The primer is applied to the dentin surface with a microbrush until a bright surface is obtained in two or more layers according to the case after the roughening stage with acid, and dried with air for 5-10 seconds. During the drying process, care is taken to fully vaporize the solvents (acetone, ethanol) in the adhesive content.The primer prepares the surface for adhesive bonding by altering the sequences of collagen fibrils, and then helps make the penetration of the monomer more effective. The primer, which passes through the residual smear base in the acidified dentin tissue, is replaced by water on the dentin surface due to the volatile property of acetone and/or ethanol and fills the nano-cavities left by hydroxyapatite crystals that melt between the collagen fibrils.

3rd Stage: Infiltration of Bonding Agent to Demineralized Enamel/Dentin Surface

Bonding agents attached to enamel/dentin and resin are applied to enamel/dentin surfaces where surface conditions have been changed by acidification and then primer has been applied. Resin tags formed between the outer surfaces of enamel prisms as a result of penetration of bonding agents into interprismatic spaces are called “macrotag”, while many resin tags formed in the form of network by penetration into intraprismatic spaces are called “mikrotag” (25,26).  Macro and microtags are responsible for micromechanical bonding in enamel tissue. Due to having large number and width of the fields of touch, the contribution of microtags to bonding is greater than that of macrotags. As a result of the studies, acceptable tag length is determined as 10-30 µm and it is shown that longer tags can break from the neck regions and tag length does not have an important role in bonding (27). After the primer applied, bonding agent is applied to the surface with a microbrush, a thin film layer is created by gently squeezing air and then it is polymerized. Thus, the hybrid layer formed after the primer application is polymerized with the binding agent.

Three-stage etch&rinse (ER) adhesive systems (fourth generation) are still recognized as the gold standard. However, these systems can be time consuming because they require multiple application steps and technical precision. Due to the difficulty of the process steps, clinicians have begun to demand more simple and technical precision-free adhesive systems (18).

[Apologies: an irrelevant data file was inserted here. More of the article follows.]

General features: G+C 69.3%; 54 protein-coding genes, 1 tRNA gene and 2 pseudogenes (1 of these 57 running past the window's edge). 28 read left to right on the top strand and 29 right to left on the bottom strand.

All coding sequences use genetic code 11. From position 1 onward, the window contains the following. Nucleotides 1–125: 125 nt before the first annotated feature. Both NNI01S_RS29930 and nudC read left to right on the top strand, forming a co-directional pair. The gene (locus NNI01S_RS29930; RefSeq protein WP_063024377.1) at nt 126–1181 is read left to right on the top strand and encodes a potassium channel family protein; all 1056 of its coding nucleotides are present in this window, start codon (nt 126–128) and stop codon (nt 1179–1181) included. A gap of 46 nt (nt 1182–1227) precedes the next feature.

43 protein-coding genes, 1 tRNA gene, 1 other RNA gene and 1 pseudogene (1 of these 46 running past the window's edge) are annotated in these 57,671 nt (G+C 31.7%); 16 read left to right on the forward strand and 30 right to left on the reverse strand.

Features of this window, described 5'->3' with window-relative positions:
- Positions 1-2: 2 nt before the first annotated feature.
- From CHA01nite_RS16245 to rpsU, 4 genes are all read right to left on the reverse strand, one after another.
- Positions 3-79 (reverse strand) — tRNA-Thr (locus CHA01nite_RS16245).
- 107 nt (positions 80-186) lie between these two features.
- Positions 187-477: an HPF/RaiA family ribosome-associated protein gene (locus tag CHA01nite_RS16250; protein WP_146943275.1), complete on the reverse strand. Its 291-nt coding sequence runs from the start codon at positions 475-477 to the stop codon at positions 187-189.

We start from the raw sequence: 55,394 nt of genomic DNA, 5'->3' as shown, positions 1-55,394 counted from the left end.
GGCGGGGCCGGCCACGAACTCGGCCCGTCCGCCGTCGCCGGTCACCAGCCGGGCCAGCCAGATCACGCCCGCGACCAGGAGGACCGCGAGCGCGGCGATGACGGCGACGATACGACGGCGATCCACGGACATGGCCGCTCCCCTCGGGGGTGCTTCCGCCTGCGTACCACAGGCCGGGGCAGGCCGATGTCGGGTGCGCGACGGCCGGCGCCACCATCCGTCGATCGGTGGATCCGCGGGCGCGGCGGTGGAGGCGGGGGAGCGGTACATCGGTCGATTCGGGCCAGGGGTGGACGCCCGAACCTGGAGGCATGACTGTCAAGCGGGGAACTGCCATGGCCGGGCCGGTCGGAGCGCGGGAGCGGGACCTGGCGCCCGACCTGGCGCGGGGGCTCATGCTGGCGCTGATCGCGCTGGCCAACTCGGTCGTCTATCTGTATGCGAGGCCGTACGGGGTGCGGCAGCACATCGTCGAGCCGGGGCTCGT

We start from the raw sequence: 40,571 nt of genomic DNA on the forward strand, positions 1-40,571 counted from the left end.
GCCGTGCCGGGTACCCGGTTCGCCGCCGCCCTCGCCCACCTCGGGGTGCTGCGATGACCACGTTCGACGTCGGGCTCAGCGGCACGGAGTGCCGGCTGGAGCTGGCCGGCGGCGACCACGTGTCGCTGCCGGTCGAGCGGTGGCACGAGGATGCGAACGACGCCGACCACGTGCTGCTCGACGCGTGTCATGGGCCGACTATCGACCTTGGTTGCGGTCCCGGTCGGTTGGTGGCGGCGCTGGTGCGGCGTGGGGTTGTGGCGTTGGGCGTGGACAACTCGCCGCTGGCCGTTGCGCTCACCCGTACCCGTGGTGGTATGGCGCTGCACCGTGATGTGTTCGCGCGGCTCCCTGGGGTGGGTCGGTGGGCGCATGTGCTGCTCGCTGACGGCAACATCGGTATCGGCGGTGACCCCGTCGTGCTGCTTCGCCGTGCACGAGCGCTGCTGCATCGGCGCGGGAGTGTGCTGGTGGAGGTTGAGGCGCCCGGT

Fifth Generation: Two-stage Etch&Rinse Adhesive Systems

By switching from three-stage systems to two-stage systems, the practice was simplified and began to be widely used by clinicians. In two-stage ER adhesive systems; following the stage of changing surface conditions of enamel/dentin (1. stage), the primer and bonding agent (adhesive resin) application stages (2. and 3. stage) are combined, hydrophilic and hydrophobic monomers are collected in the same bottle (2. stage). The binding strength values of enamel tissue (35-45 MPa) are the same as the three-stage adhesive systems, but the binding strength values of dentin tissue (30-35 Mpa) are found to be lower than enamel (28).

In two-stage ERadhesive systems, in the first stage,enameland dentin tissues (30 seconds) (15 seconds) are simultaneously roughened with 30-40% orthophosphoric acid (total-etch) for 30 and 15 seconds, respectively and then washed with water. While the enamel is air-dried (15-10 seconds) until a matte image is obtained, excessive moisture on the dentin surface is taken with mild air squeezing (15-10 seconds) or a dry cotton pellet (2-5 seconds) to create moist dentin.In the second stage, primer and bonding (adhesive) agent,combined in a single bottle,are applied in two or more layersdepending on the casewith a brush until a bright surface is obtained. Then, by squeezing light air (5-10 seconds), a thin layer is formed and it is spread to the cavity. Then, the polymerization is carried out. Moist dentin tissue is important in terms of moist attachment strength (29). When the demineralized dentin tissue is over-dried, the water supporting the collagen fibrils evaporates and shrinkage occurs about 1/3 of the original volume of the collagen web. There is a contraction in the spaces between the fibers, and then the formation of the hybrid layer is prevented. In the studies, it was determined that the binding strengths of acetone based adhesive systems were affected by the amount of moisture on the dentin surface (23).

Today, polyalcenoic acid in the primer forms a bond with calcium in the dentin tissue and the presence of moisture facilitates ion exchange. It was determined that moisture provides flexibility by reducing the increased elasticity modules value of collagen fibers after acidification, that moisture supports collagen fibers, and that moisture facilitates the infiltration of the monomer by widening the nanoscale gaps between fibers.In moist bonding, the dentin surface is washed (10-15 seconds) after being roughened with acid (15 seconds), the excess moisture on the surface is removed with mild air squeezing (5-10 seconds) or a dry cotton pellet (2-5seconds). Re-wetting of over-dried dentin ensures that the shrunken Type 1 collagen returns to its former volume. As a result, the collagen network expands. Instead of an over-wer (over-wet-20 pL) or over-dry (over-dry-4 pL) dentine surface, a uniform glossy dentine surface is a clinically accepted moist dentin surface (4).